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Knuckleduster Interactive Western Adventures
Harris, Forrest (interior)
Harris, Rick (interior)
Quilty, Chuck (interior)
0966704606 / 9780966704600
136 pages (400 sections)
|Number of Endings:
1 (led to from 54 different sections)
|The reader controls the actions of Red Lewis, a lawman in search of a murderer in the town of Abilene, Kansas.
While Westerns don't really interest me very much, I still quite enjoyed this book. It's one of the few gamebooks I've seen that fall into the Western genre, and one of the even fewer gamebooks that are aimed at a mature audience. The "adult content" isn't too gratuitous, and it does give the story a gritty feel which nicely complements its great attention to historical detail. This historical detail is also aided by the footnotes scattered throughout the story which are interesting, if a bit distracting. Gameplay feels fairly similar to the Boot Hill solitaire module since a lot of it involves wandering around town, but this adventure is a lot less aimless (and much more interestingly-written) than its predecessor. Still, the game design isn't perfect; successfully completing the story isn't very hard, and while there's a lot to be gained from replaying the book, the fact that you must often remember who you've talked to and where you've been makes playing without cheating increasingly difficult with each subsequent reading. Of course, this is only a problem if you play many times in the same day; I imagine that players who return and attempt to beat their high scores after leaving the book on the shelf for a few months won't get too confused... Actually, I may have to try this myself!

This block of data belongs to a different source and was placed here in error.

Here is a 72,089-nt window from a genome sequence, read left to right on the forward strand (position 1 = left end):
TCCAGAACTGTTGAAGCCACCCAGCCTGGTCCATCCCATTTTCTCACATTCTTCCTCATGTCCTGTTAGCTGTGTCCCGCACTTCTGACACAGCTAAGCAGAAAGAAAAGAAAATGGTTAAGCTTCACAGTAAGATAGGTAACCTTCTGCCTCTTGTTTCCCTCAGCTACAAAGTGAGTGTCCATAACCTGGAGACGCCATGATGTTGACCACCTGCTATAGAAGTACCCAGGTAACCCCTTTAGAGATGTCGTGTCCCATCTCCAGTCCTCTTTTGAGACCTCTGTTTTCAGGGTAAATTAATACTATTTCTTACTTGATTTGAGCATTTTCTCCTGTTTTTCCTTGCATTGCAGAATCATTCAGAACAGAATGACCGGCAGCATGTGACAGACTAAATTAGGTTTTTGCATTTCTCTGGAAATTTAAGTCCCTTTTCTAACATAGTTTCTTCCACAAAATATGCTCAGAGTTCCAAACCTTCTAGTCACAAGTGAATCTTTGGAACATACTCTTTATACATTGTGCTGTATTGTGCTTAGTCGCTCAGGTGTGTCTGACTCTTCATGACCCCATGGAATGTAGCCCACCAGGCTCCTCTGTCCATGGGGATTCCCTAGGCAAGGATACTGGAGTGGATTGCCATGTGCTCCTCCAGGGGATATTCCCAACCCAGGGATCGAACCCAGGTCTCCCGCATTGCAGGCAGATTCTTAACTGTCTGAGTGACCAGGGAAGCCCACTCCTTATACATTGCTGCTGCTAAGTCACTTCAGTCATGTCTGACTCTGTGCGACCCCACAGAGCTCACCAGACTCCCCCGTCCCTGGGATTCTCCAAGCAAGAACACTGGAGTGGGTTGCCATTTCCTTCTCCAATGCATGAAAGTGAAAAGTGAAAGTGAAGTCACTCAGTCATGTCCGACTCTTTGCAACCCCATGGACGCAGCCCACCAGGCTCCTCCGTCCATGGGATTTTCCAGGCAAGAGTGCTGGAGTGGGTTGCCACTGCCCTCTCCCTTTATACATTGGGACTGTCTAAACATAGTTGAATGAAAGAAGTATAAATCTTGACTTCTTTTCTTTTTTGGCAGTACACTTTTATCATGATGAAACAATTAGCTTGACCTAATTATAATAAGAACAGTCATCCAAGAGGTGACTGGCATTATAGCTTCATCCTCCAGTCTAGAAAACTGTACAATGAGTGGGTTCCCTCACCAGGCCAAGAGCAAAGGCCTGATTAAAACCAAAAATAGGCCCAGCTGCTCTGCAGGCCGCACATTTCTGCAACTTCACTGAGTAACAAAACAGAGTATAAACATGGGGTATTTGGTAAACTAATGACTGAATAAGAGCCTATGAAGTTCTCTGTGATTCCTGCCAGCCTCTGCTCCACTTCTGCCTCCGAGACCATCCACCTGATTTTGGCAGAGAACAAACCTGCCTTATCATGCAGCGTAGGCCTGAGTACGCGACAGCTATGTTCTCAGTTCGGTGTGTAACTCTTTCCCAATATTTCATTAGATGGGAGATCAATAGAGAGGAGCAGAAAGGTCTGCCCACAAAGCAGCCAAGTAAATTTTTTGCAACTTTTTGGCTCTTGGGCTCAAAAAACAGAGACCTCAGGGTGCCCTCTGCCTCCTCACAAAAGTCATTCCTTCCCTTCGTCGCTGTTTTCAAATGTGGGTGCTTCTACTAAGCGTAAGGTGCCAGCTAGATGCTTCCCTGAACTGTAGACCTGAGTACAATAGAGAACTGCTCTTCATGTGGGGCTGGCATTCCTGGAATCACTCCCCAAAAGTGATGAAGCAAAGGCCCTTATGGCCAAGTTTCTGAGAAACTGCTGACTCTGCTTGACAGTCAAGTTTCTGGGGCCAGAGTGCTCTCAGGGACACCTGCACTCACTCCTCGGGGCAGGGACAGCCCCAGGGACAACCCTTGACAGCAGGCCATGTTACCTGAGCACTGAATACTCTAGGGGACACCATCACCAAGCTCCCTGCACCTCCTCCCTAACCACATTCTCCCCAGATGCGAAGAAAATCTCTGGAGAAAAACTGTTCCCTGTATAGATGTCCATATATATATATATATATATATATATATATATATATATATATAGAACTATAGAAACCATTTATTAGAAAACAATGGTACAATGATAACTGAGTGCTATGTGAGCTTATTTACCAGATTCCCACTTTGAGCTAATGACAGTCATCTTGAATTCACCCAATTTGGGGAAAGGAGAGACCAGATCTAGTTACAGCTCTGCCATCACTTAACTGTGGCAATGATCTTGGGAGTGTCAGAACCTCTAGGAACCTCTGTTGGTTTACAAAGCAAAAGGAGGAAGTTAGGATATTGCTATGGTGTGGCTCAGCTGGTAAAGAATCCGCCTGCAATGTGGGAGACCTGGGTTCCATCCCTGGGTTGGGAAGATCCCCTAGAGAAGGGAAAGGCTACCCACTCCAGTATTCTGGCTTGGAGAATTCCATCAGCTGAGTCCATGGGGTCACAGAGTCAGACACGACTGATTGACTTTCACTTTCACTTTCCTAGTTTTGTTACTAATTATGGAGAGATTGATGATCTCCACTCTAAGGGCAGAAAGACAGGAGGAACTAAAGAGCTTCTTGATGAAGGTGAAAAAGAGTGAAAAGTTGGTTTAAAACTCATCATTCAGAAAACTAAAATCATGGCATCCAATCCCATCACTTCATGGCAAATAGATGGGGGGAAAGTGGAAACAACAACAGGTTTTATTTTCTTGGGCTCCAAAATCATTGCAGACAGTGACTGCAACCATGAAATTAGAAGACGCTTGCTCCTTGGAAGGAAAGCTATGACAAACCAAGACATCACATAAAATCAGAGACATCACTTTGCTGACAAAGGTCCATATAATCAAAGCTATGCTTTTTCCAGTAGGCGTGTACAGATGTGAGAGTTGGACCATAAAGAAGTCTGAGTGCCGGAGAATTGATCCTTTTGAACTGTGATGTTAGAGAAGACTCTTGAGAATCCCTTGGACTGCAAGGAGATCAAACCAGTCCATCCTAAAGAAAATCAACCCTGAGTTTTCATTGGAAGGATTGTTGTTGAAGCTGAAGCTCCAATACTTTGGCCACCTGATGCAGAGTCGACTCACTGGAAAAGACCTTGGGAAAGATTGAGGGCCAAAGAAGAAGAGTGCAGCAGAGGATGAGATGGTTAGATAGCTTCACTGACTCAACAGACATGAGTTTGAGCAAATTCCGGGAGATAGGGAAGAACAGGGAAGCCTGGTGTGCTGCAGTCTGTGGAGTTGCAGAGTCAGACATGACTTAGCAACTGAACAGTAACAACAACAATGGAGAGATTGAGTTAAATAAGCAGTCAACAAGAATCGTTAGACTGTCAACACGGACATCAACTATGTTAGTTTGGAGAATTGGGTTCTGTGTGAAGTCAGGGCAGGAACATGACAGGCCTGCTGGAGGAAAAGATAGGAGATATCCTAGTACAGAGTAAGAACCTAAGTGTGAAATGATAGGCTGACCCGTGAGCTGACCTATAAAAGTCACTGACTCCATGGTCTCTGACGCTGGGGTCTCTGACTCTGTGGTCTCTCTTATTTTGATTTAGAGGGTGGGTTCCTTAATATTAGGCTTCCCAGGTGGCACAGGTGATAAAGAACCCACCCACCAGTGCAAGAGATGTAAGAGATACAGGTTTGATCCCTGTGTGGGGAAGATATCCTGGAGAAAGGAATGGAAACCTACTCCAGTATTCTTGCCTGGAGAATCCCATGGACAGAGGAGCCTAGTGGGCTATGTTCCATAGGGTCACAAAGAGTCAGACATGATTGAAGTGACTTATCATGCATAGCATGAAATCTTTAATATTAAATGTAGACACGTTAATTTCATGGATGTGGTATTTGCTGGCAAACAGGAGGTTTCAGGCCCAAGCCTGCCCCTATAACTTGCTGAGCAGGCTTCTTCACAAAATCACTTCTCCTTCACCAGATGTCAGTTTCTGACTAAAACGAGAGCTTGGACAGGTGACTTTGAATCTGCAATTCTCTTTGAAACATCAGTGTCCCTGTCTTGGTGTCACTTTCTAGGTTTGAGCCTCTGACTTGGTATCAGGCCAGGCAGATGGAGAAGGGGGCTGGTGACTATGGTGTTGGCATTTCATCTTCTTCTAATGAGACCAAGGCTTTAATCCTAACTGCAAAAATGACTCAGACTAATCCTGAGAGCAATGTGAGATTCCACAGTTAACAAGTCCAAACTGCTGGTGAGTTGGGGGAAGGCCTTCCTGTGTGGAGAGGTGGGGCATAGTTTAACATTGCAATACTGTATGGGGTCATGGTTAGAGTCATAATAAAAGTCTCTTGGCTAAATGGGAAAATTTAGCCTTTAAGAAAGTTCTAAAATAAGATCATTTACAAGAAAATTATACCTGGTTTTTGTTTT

My High Score - 20 (1/13/2001)
By the time this book was published, the gamebook and solitaire adventure craze had mostly died down on both sides of the Atlantic. Published by a small imprint, The Devil's Addition shows itself to be a worthy successor to both Fighting Fantasy-style books and one-player RPG adventures.
The book involves wandering around an Old West town, exploring buildings in search for clues that will lead you to capture the main villain. It shows the influence of gamebooks such as Scorpion Swamp and Robot Commando, in that the reader is given complete freedom to explore the game world. There are many opportunities to play mini-games and engage in subquests, several different ways to complete the mission successfully, and a couple of ways to bail out of the mission that nonetheless involve a significant challenge level. Coupled with the scoring system (you get points by winning fights, earning money, and achieving milestones) these features give the book high replay value. Finding all the possibilities that the book offers will take many read-throughs, making it a great experience overall.
You should not expect a very detailed game system here; there is no character creation, and no stats beyond money, score, and "bonus points" (expendable points that allow you to tilt die rolls in your favor). As in the AD&D Adventure Gamebooks, combat and other situations are resolved by rolling dice above a certain number, and no stats are given for your opponents. This simplicity does not detract from the RPG experience, however. It should also be noted that while Demian's review may suggest that completing the adventure is easy, in reality it is anything but. There are many potentially lethal situations and the die rolls can be very unforgiving. Completing the adventure and achieving a high score requires choosing your fights carefully, as well as using bonus rolls strategically. Overall, an outstanding gamebook.
My high score: 33 (6/7/2016).
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